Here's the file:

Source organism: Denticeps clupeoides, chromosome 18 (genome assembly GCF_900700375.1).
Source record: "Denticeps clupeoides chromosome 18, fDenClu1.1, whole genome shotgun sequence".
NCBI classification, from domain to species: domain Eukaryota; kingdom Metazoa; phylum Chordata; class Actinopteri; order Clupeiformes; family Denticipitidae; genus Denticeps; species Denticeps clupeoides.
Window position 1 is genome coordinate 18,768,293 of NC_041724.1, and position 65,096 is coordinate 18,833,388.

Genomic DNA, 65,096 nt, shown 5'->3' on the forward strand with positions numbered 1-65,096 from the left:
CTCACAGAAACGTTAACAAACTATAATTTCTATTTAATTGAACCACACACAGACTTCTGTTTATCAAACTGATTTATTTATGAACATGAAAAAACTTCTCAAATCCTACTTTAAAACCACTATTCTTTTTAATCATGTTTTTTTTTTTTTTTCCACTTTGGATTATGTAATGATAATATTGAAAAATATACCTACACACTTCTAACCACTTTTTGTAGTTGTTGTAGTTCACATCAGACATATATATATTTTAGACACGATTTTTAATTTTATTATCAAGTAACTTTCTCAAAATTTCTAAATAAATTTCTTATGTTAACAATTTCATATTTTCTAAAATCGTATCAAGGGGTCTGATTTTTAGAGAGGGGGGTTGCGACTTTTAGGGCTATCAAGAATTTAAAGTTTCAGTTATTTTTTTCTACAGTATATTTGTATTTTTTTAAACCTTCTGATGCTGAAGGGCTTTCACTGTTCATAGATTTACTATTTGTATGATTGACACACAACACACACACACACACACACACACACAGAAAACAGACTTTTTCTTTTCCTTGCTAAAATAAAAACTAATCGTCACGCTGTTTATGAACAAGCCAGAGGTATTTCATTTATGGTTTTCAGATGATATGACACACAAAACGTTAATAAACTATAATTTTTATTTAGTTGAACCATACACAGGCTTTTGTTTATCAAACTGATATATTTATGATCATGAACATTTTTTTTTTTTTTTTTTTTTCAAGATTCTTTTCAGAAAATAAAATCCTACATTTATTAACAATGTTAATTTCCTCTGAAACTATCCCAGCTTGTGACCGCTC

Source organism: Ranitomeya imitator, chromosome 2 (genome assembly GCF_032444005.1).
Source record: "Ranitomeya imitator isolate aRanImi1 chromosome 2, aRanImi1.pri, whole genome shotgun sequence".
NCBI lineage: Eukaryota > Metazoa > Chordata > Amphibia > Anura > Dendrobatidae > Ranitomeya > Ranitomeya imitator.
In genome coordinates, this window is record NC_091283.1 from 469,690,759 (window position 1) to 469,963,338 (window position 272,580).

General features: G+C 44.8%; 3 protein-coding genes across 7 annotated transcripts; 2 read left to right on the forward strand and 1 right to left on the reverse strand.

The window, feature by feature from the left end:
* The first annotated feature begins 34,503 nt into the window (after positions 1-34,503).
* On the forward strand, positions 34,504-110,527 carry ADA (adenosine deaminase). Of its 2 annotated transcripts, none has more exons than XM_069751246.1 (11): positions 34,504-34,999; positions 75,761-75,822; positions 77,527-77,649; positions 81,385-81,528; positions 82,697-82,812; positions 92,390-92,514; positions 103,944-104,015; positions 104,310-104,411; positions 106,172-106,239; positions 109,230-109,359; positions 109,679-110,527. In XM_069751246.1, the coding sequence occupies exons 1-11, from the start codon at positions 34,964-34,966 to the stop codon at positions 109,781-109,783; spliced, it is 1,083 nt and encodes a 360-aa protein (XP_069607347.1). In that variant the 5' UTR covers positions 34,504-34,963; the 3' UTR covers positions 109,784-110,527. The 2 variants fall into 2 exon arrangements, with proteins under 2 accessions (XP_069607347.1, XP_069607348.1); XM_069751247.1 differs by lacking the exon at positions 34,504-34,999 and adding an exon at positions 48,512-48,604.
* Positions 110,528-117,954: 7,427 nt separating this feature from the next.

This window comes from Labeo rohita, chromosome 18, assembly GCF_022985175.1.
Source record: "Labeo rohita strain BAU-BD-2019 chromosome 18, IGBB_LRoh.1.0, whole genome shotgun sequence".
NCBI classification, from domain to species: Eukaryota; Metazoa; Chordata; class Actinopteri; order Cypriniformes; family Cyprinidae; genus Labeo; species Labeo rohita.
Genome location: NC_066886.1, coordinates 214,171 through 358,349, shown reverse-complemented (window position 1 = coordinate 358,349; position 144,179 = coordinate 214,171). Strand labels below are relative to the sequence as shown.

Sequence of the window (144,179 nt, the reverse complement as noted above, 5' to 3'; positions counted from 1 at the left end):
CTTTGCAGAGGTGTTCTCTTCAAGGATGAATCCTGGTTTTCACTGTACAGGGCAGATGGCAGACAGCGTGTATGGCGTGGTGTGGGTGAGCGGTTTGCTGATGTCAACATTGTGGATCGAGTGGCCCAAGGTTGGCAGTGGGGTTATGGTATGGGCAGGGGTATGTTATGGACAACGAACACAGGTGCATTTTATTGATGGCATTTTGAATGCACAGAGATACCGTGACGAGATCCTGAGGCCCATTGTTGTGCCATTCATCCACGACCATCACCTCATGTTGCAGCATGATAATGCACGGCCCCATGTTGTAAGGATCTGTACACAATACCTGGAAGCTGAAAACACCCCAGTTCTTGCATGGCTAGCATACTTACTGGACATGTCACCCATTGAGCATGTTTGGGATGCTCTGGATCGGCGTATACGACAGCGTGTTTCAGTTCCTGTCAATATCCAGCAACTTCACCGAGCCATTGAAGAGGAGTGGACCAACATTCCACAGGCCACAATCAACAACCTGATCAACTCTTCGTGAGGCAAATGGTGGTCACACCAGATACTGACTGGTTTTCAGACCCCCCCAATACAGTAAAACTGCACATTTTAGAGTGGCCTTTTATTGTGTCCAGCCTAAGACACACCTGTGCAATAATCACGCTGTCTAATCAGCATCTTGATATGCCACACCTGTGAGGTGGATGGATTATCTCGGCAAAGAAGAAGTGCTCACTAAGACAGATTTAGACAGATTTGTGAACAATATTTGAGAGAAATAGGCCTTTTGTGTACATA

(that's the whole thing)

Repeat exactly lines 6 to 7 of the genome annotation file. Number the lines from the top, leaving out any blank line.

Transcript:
CTCACAGAAACGTTAACAAACTATAATTTCTATTTAATTGAACCACACACAGACTTCTGTTTATCAAACTGATTTATTTATGAACATGAAAAAACTTCTCAAATCCTACTTTAAAACCACTATTCTTTTTAATCATGTTTTTTTTTTTTTTTCCACTTTGGATTATGTAATGATAATATTGAAAAATATACCTACACACTTCTAACCACTTTTTGTAGTTGTTGTAGTTCACATCAGACATATATATATTTTAGACACGATTTTTAATTTTATTATCAAGTAACTTTCTCAAAATTTCTAAATAAATTTCTTATGTTAACAATTTCATATTTTCTAAAATCGTATCAAGGGGTCTGATTTTTAGAGAGGGGGGTTGCGACTTTTAGGGCTATCAAGAATTTAAAGTTTCAGTTATTTTTTTCTACAGTATATTTGTATTTTTTTAAACCTTCTGATGCTGAAGGGCTTTCACTGTTCATAGATTTACTATTTGTATGATTGACACACAACACACACACACACACACACACACACAGAAAACAGACTTTTTCTTTTCCTTGCTAAAATAAAAACTAATCGTCACGCTGTTTATGAACAAGCCAGAGGTATTTCATTTATGGTTTTCAGATGATATGACACACAAAACGTTAATAAACTATAATTTTTATTTAGTTGAACCATACACAGGCTTTTGTTTATCAAACTGATATATTTATGATCATGAACATTTTTTTTTTTTTTTTTTTTTCAAGATTCTTTTCAGAAAATAAAATCCTACATTTATTAACAATGTTAATTTCCTCTGAAACTATCCCAGCTTGTGACCGCTC

Source organism: Ranitomeya imitator, chromosome 2 (genome assembly GCF_032444005.1).